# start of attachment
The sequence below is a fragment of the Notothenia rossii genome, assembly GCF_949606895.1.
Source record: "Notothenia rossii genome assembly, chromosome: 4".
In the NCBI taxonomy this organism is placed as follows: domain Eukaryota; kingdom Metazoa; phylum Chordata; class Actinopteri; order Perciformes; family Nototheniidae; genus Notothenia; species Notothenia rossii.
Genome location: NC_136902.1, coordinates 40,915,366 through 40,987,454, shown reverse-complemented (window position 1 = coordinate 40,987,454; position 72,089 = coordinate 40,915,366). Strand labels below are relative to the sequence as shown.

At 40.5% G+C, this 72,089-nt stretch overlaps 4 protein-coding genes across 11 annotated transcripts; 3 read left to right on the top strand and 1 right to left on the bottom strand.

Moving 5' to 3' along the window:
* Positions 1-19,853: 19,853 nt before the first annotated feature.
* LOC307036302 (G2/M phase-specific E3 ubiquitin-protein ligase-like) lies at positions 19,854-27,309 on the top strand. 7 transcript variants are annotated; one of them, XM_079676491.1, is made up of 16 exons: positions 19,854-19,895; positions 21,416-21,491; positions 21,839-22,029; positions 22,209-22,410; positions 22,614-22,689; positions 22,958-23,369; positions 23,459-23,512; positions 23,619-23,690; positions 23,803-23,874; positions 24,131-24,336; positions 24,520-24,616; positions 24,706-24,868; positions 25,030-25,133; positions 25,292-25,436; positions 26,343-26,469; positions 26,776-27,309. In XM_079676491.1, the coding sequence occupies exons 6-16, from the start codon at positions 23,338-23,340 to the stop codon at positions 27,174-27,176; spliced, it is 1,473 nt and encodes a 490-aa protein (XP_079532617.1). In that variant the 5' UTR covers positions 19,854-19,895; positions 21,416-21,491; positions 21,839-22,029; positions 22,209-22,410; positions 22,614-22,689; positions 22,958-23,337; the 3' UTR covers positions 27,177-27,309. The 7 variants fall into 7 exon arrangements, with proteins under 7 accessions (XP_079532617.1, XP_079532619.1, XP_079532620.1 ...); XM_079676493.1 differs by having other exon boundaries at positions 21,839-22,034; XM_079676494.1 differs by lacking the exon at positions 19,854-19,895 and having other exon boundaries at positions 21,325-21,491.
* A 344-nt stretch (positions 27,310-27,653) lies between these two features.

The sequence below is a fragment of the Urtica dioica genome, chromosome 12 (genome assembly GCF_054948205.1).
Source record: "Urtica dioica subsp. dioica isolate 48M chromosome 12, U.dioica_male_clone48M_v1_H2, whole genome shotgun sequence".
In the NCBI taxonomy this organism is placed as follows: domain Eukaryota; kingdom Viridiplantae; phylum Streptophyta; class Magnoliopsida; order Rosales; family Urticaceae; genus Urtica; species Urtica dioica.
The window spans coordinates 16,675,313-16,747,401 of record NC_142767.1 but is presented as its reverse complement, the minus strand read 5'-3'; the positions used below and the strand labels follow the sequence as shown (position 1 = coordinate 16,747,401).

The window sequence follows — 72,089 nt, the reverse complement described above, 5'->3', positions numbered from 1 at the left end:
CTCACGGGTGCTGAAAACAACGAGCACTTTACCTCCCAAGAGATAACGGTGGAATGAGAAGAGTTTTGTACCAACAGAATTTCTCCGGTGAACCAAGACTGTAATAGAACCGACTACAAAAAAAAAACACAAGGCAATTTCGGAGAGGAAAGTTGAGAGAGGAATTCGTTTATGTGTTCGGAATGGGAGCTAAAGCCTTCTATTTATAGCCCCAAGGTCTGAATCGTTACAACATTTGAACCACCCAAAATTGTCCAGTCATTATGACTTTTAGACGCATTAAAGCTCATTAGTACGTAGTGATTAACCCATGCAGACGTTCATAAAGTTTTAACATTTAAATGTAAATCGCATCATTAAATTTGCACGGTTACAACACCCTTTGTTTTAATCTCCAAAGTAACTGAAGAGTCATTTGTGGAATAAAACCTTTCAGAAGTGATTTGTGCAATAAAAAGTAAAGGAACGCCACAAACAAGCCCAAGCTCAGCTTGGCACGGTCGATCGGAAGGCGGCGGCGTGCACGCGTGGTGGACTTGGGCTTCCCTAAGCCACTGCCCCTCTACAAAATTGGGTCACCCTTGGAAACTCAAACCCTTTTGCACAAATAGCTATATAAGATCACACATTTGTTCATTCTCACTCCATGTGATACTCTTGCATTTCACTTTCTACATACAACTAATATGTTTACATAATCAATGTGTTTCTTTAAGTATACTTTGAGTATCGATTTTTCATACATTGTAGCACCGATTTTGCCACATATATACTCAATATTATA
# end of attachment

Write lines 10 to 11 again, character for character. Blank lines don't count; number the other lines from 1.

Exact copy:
The sequence below is a fragment of the Urtica dioica genome, chromosome 12 (genome assembly GCF_054948205.1).
Source record: "Urtica dioica subsp. dioica isolate 48M chromosome 12, U.dioica_male_clone48M_v1_H2, whole genome shotgun sequence".